The Interview

Shreya R.

The assassination comedy entitled The Interview, mocking North Korean leader Kim Jong Un, has garnered much attention due to the release of the movie. In response to menacing threats from the North Korean regime, politicians urged Sony Pictures Entertainment to not back down in the face of these threats. With this, Sony decided to delay the movie’s release which initially on Christmas Day.

Republican Representative Ed Royce, chairman of the House Foreign Affairs Committee, called for the U.S to rally the international community and severely sanction North Korea for initiating the cyber war, in return to the North Korean regime referring to the comedy as “terrorism and a war action.” President Obama also welcomed Sony to release the movie on Christmas Day, despite the serious threats. White House spokesman Eric Schultz said, “As the president made clear, we are a country that believes in free speech, and the right of artistic expression…people should make their own choices about the film, and we welcome that outcome.” The controversial film was shown in some U.S theaters and is available online, with several other independent theaters stepping forward and offering to screen it.

In his statement about the release of The Interview, Sony Pictures CEO Michael Lynton mentioned, “No doubt the issues we have confronted these last few weeks will not end with this release, but we are gratified to have stood together.” If the reception of the Interview is any indication, Sony Pictures is in major trouble.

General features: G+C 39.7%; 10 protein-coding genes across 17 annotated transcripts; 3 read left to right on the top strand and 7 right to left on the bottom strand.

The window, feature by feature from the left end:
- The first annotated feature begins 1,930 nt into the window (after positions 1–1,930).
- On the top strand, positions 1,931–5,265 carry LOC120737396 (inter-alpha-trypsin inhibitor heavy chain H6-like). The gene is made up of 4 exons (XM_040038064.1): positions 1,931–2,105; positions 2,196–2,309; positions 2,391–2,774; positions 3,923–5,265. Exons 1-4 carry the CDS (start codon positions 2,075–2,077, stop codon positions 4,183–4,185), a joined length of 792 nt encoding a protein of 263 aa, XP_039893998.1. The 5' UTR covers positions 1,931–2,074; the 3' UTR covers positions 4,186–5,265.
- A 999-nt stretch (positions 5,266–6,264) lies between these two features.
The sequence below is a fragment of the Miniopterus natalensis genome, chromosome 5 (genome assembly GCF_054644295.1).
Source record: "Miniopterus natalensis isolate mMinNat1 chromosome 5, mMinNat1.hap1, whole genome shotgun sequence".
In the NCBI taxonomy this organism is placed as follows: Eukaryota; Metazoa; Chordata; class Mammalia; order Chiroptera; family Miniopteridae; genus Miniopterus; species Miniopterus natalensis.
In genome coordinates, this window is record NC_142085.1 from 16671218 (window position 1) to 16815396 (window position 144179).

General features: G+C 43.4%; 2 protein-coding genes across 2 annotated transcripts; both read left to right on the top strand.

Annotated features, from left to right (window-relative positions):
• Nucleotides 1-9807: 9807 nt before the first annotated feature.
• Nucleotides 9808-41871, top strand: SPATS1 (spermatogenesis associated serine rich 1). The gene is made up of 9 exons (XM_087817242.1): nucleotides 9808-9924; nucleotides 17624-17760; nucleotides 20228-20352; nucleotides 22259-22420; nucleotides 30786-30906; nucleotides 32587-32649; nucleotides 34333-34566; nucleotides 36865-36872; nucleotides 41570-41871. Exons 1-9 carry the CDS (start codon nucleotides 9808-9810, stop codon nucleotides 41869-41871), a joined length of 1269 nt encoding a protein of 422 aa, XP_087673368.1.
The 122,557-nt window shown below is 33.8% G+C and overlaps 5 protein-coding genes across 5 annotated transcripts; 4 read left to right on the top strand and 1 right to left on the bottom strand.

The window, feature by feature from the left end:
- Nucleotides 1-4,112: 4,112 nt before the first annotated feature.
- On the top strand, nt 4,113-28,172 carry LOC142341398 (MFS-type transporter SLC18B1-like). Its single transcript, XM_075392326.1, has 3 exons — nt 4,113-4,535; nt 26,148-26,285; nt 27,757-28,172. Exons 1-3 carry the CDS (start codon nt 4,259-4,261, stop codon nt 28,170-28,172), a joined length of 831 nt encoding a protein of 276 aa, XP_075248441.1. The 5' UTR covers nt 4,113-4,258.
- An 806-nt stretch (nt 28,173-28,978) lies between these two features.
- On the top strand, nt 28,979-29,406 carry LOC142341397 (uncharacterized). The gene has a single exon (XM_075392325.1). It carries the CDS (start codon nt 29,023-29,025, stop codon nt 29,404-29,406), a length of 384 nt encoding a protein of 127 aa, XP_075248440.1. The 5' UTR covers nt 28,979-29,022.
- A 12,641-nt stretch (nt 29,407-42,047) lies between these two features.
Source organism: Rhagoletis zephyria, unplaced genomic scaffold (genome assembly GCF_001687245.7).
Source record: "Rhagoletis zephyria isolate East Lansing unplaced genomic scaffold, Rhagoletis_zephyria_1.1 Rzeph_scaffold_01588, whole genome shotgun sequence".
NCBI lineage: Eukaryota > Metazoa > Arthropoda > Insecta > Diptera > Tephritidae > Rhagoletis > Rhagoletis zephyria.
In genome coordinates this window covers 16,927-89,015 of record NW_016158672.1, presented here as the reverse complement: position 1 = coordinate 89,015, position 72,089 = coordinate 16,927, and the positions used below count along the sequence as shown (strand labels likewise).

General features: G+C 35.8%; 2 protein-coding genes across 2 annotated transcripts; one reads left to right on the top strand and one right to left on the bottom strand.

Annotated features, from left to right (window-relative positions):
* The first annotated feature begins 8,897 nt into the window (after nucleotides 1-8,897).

Personally, I am against Sony’s decision to not withdraw the release of the comedy. I very well understand that The Interview is only a movie, and is not meant to escalate political matters between the U.S. and North Korea. However, because we live in a country that recognizes the right of free speech and expression does not mean that free speech grants a reprieve from the consequences of the decision made. This is the very reason that movies often portray fictional characters or leaders who are no longer in power. Dan Sterling, screenwriter of Interview, said, “Invoking Kim [instead of a fictional or off-screen version] would make it so much more exciting, provocative and funny.” That may be the case for several Americans, but clearly, North Korea would not perceive the move as a “joke.”

The first amendment is definitely a reason to make the comedy in the first place, but it does not pardon the consequences that result from the decision to release the movie. The bomb threats received can be interpreted as a threat to all American corporations, businesses and individuals. Even though the perceived risk of a threat is very different than an actual attack, the production of the movie is still definitely a dangerous precedent to set.